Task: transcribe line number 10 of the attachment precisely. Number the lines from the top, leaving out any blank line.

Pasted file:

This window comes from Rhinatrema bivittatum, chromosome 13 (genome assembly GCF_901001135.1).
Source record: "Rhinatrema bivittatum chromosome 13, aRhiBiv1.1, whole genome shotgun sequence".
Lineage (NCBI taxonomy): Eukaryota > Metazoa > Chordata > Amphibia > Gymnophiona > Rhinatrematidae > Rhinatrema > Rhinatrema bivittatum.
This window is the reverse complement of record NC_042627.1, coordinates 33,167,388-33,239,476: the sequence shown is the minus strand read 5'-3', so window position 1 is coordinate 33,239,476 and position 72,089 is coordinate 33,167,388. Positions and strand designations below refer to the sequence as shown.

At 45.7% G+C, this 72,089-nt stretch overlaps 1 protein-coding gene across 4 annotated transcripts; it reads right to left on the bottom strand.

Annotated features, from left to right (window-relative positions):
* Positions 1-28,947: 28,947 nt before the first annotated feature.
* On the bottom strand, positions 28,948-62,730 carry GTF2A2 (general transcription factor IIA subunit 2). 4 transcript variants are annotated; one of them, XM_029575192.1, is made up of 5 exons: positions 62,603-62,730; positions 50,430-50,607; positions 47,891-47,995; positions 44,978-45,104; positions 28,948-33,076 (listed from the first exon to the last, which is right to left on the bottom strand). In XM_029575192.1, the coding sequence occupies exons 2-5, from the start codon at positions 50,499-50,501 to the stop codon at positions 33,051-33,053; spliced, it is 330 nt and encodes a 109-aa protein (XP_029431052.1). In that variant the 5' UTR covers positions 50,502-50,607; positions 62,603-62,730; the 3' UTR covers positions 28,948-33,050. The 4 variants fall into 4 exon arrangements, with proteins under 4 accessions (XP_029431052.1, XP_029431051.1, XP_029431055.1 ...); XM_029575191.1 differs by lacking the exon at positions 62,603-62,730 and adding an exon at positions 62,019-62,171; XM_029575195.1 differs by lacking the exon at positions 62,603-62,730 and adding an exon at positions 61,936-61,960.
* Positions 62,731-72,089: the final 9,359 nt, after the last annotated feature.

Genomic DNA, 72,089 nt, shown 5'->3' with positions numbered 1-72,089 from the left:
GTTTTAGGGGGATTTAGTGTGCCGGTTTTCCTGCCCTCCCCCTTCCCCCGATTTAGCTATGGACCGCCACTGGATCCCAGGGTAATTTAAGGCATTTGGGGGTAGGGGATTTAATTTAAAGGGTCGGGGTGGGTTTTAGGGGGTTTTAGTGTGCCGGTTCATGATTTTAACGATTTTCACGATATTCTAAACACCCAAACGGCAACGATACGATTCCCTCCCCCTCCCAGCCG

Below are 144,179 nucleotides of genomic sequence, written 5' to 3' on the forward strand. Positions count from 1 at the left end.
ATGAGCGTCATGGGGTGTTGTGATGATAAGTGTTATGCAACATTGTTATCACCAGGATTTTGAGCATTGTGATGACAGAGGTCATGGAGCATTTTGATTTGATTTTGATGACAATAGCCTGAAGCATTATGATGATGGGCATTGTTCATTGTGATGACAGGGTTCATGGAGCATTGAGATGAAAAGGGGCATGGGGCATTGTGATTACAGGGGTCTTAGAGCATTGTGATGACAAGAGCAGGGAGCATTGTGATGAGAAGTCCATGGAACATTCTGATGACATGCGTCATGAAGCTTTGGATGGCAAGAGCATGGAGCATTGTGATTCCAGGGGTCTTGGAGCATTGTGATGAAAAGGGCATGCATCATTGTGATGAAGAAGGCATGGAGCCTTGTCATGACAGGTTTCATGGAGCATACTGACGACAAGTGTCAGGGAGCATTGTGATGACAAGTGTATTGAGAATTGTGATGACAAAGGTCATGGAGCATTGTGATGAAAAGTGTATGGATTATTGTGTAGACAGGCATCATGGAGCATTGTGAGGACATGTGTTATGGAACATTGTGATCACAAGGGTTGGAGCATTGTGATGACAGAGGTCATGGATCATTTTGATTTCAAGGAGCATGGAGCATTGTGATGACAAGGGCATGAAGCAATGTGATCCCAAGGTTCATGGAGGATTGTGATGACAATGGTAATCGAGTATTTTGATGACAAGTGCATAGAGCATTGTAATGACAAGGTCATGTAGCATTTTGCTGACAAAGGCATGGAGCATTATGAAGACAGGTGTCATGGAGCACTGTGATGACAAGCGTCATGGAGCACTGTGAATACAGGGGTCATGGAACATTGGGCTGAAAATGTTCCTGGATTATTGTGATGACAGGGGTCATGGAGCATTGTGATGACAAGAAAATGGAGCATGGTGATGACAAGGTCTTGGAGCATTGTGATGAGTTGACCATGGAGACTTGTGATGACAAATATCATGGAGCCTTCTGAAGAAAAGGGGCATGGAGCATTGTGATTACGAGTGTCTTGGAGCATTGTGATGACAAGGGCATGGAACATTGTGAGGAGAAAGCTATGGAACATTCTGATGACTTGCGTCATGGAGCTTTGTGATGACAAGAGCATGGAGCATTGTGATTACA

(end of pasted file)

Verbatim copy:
Genomic DNA, 72,089 nt, shown 5'->3' with positions numbered 1-72,089 from the left: